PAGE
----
Yet this huge and expensive government cannot even begin to control illegal parking in Mexico City. It cannot control the growth of the capital because those in charge of enforcing the government’s innumerable laws and edicts to slow development routinely take bribes from those who want to evade them. Since success in business, on any scale above that of a tortilla vendor, requires the suborning of the bureaucracy, enterprises find that they must locate themselves near the agencies that grant them the right to import and export, that allocate credit, and that control the unions. Citizens’ legal rights are routinely violated by local big shots because the juridical system lacks the power to enforce them. Regulations to protect the public health and safety mean nothing—or worse than nothing—when, as they so often do, they become opportunities for extortion by corrupt officials. It is the weakness of Mexico’s government, perhaps even more than its gargantuan size, that has ruined Mexico City.
And Mexican government is so weak because no regime since, maybe, the Aztecs has been able to command the spontaneous respect and adhesion of its people. No wonder Mexicans break the law when their presidents do, too. Lopez Portillo, president from 1976 until 1982, personally stole in the vicinity of a billion dollars. His predecessor, Luis Echeverria, stole somewhat less during his six-year term, but that was before Mexico’s great oil boom, and there was less to steal. No post-revolutionary Mexican president, not even the relatively clean Miguel de la Madrid, who succeeded Portillo and left office last year, has ever departed public life poorer than he entered it. And scandals like these are replicated throughout Mexican society. Kandell reports that superiors assess how much each Mexico City constable ought to be stealing, and then demand a tithe. Without corruption, petty officials would starve, business would be suffocated by red tape, the ruling party’s elaborate patronage system would wither, and Mexican political stability—such as it is—would collapse.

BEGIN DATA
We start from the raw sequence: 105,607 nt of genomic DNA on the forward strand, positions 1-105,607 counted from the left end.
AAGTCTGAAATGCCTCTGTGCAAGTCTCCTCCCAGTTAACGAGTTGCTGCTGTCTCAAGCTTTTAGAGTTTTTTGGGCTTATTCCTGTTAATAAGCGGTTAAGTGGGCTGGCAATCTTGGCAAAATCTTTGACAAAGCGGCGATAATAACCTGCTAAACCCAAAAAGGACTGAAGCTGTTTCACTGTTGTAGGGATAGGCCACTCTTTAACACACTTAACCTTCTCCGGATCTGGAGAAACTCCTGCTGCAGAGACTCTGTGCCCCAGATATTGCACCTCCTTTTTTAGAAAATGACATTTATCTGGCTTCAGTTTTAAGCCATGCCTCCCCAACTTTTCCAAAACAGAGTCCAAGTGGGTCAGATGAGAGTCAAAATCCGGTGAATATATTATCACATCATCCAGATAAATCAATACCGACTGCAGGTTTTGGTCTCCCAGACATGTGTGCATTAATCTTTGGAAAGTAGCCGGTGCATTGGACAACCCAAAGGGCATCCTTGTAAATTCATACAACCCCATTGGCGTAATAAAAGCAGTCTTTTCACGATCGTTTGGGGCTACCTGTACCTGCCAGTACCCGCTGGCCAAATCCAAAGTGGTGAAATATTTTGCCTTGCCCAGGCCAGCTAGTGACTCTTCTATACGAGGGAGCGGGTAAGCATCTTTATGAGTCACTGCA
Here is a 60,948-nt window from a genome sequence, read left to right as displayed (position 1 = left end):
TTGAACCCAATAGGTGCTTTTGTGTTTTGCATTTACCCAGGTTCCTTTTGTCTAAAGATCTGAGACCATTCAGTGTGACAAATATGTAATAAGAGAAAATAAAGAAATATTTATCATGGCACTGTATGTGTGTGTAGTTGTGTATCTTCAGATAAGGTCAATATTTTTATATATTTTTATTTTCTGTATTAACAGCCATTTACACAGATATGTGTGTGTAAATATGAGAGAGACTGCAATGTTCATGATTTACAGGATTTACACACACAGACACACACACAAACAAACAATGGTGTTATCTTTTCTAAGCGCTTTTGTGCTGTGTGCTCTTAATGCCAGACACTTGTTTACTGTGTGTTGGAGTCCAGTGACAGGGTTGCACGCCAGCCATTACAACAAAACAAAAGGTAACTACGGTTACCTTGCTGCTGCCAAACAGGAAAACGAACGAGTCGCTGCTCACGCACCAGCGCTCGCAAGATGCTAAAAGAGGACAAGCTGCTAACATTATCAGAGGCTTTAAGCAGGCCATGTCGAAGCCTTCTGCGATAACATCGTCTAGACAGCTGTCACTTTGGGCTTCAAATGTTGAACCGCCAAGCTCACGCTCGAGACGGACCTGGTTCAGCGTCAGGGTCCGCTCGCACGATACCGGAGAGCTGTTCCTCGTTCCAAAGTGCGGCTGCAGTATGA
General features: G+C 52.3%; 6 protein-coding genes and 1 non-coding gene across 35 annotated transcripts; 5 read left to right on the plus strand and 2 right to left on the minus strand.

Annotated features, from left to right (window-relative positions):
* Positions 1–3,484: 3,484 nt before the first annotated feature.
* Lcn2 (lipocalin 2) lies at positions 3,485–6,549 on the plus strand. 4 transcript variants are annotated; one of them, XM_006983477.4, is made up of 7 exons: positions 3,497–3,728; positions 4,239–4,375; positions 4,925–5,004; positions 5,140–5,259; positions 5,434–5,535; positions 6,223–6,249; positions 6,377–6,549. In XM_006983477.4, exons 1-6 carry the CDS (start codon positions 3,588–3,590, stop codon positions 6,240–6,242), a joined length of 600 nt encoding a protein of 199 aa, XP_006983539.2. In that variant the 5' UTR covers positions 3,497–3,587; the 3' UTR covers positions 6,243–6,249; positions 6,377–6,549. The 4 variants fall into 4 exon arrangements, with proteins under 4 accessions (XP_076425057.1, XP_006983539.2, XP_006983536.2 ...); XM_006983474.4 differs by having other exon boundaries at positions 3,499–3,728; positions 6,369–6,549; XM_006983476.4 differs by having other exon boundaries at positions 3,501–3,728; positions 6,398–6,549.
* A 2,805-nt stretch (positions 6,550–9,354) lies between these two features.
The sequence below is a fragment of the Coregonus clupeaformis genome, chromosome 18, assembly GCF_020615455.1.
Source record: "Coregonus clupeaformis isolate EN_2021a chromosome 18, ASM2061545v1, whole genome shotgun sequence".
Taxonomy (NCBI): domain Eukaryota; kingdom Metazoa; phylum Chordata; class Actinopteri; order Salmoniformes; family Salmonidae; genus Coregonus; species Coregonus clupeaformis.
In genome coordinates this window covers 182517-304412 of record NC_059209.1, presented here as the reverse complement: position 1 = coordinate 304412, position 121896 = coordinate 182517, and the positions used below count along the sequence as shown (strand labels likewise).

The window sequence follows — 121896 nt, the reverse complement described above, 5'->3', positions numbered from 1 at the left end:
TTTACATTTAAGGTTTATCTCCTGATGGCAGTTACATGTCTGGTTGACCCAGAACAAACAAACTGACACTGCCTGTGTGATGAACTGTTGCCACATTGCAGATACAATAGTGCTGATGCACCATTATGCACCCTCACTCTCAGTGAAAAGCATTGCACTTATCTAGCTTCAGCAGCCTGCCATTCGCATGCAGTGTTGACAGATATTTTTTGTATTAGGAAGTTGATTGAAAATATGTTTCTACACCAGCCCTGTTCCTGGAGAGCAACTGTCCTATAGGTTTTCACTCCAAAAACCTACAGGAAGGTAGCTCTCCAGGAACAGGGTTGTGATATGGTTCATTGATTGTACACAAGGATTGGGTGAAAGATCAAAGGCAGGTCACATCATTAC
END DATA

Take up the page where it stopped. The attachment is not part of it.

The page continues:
Historians may quarrel over the source of Mexico’s woes: perhaps they are the lingering effects of the barbarism of the Aztecs, or the superimposition of Castilian culture on an Indian society, or the collapse of the economy after independence, or the mistakes of Porfirio Diaz, or the failure of the Revolution. And Latin American experts may disagree about whether the disturbance is irreparable. Perhaps more democracy might improve things, or perhaps left-wing or right-wing authoritarianism would; maybe the Mexicans need more foreign investment; maybe they need more self-sufficiency. But maybe it is too late to do anything other than watch the biggest city in the world slowly poison itself.